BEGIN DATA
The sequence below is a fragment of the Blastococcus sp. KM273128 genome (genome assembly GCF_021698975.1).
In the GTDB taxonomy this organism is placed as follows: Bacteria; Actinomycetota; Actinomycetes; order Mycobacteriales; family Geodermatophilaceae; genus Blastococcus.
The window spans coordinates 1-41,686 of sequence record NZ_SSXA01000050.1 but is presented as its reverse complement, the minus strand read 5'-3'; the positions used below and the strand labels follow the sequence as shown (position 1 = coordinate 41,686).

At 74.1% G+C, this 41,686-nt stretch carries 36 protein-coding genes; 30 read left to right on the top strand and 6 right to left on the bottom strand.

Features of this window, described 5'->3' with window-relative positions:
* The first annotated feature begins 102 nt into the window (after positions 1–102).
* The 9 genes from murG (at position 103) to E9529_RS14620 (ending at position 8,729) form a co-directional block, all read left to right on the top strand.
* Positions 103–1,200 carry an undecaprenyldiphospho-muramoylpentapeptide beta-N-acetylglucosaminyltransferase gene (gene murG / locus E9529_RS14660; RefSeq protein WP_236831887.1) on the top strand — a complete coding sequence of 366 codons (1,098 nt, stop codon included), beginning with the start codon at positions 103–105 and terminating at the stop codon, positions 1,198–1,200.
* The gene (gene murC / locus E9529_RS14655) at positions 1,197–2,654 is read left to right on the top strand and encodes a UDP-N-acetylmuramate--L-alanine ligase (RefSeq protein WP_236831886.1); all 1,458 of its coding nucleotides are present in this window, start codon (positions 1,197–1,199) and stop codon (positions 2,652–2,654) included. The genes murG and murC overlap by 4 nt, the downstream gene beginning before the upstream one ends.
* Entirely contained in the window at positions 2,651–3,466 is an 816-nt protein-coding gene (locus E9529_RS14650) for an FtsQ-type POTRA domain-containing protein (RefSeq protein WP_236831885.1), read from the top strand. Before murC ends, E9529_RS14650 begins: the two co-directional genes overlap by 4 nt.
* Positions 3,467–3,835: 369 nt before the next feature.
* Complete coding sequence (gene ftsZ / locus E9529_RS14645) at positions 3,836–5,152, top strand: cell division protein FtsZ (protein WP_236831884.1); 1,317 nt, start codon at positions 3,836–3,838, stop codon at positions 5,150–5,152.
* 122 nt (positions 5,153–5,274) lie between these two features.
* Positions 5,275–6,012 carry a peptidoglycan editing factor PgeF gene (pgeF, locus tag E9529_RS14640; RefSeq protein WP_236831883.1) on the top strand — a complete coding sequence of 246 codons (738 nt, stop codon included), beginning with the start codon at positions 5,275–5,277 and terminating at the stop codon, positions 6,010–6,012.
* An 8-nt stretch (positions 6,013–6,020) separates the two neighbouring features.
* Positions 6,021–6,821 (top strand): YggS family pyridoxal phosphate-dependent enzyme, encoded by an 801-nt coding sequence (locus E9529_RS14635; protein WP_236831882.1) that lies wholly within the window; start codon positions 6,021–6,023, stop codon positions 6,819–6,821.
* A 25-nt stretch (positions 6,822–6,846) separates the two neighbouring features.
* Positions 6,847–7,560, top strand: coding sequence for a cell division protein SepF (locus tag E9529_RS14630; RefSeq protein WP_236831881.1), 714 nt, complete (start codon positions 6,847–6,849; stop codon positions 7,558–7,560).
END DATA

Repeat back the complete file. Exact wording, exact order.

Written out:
The sequence below is a fragment of the Blastococcus sp. KM273128 genome (genome assembly GCF_021698975.1).
In the GTDB taxonomy this organism is placed as follows: Bacteria; Actinomycetota; Actinomycetes; order Mycobacteriales; family Geodermatophilaceae; genus Blastococcus.
The window spans coordinates 1-41,686 of sequence record NZ_SSXA01000050.1 but is presented as its reverse complement, the minus strand read 5'-3'; the positions used below and the strand labels follow the sequence as shown (position 1 = coordinate 41,686).

At 74.1% G+C, this 41,686-nt stretch carries 36 protein-coding genes; 30 read left to right on the top strand and 6 right to left on the bottom strand.

Features of this window, described 5'->3' with window-relative positions:
* The first annotated feature begins 102 nt into the window (after positions 1–102).
* The 9 genes from murG (at position 103) to E9529_RS14620 (ending at position 8,729) form a co-directional block, all read left to right on the top strand.
* Positions 103–1,200 carry an undecaprenyldiphospho-muramoylpentapeptide beta-N-acetylglucosaminyltransferase gene (gene murG / locus E9529_RS14660; RefSeq protein WP_236831887.1) on the top strand — a complete coding sequence of 366 codons (1,098 nt, stop codon included), beginning with the start codon at positions 103–105 and terminating at the stop codon, positions 1,198–1,200.
* The gene (gene murC / locus E9529_RS14655) at positions 1,197–2,654 is read left to right on the top strand and encodes a UDP-N-acetylmuramate--L-alanine ligase (RefSeq protein WP_236831886.1); all 1,458 of its coding nucleotides are present in this window, start codon (positions 1,197–1,199) and stop codon (positions 2,652–2,654) included. The genes murG and murC overlap by 4 nt, the downstream gene beginning before the upstream one ends.
* Entirely contained in the window at positions 2,651–3,466 is an 816-nt protein-coding gene (locus E9529_RS14650) for an FtsQ-type POTRA domain-containing protein (RefSeq protein WP_236831885.1), read from the top strand. Before murC ends, E9529_RS14650 begins: the two co-directional genes overlap by 4 nt.
* Positions 3,467–3,835: 369 nt before the next feature.
* Complete coding sequence (gene ftsZ / locus E9529_RS14645) at positions 3,836–5,152, top strand: cell division protein FtsZ (protein WP_236831884.1); 1,317 nt, start codon at positions 3,836–3,838, stop codon at positions 5,150–5,152.
* 122 nt (positions 5,153–5,274) lie between these two features.
* Positions 5,275–6,012 carry a peptidoglycan editing factor PgeF gene (pgeF, locus tag E9529_RS14640; RefSeq protein WP_236831883.1) on the top strand — a complete coding sequence of 246 codons (738 nt, stop codon included), beginning with the start codon at positions 5,275–5,277 and terminating at the stop codon, positions 6,010–6,012.
* An 8-nt stretch (positions 6,013–6,020) separates the two neighbouring features.
* Positions 6,021–6,821 (top strand): YggS family pyridoxal phosphate-dependent enzyme, encoded by an 801-nt coding sequence (locus E9529_RS14635; protein WP_236831882.1) that lies wholly within the window; start codon positions 6,021–6,023, stop codon positions 6,819–6,821.
* A 25-nt stretch (positions 6,822–6,846) separates the two neighbouring features.
* Positions 6,847–7,560, top strand: coding sequence for a cell division protein SepF (locus tag E9529_RS14630; RefSeq protein WP_236831881.1), 714 nt, complete (start codon positions 6,847–6,849; stop codon positions 7,558–7,560).